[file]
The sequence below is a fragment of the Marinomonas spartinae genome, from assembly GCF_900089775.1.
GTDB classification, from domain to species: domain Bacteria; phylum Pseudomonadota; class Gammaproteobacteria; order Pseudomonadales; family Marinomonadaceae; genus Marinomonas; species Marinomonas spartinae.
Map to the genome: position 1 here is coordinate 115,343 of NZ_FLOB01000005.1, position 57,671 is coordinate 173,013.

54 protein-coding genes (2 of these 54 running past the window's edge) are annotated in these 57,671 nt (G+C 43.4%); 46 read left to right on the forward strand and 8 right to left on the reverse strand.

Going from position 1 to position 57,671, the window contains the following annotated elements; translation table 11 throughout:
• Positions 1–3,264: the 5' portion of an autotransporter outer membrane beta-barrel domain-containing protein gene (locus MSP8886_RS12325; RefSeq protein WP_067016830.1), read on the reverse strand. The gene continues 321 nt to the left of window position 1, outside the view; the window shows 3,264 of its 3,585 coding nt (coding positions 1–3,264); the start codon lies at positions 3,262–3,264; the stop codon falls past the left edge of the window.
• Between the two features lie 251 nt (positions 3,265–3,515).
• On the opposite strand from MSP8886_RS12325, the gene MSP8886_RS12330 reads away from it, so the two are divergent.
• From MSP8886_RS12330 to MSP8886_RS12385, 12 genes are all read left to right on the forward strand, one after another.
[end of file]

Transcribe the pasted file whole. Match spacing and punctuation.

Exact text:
The sequence below is a fragment of the Marinomonas spartinae genome, from assembly GCF_900089775.1.
GTDB classification, from domain to species: domain Bacteria; phylum Pseudomonadota; class Gammaproteobacteria; order Pseudomonadales; family Marinomonadaceae; genus Marinomonas; species Marinomonas spartinae.
Map to the genome: position 1 here is coordinate 115,343 of NZ_FLOB01000005.1, position 57,671 is coordinate 173,013.

54 protein-coding genes (2 of these 54 running past the window's edge) are annotated in these 57,671 nt (G+C 43.4%); 46 read left to right on the forward strand and 8 right to left on the reverse strand.

Going from position 1 to position 57,671, the window contains the following annotated elements; translation table 11 throughout:
• Positions 1–3,264: the 5' portion of an autotransporter outer membrane beta-barrel domain-containing protein gene (locus MSP8886_RS12325; RefSeq protein WP_067016830.1), read on the reverse strand. The gene continues 321 nt to the left of window position 1, outside the view; the window shows 3,264 of its 3,585 coding nt (coding positions 1–3,264); the start codon lies at positions 3,262–3,264; the stop codon falls past the left edge of the window.
• Between the two features lie 251 nt (positions 3,265–3,515).
• On the opposite strand from MSP8886_RS12325, the gene MSP8886_RS12330 reads away from it, so the two are divergent.
• From MSP8886_RS12330 to MSP8886_RS12385, 12 genes are all read left to right on the forward strand, one after another.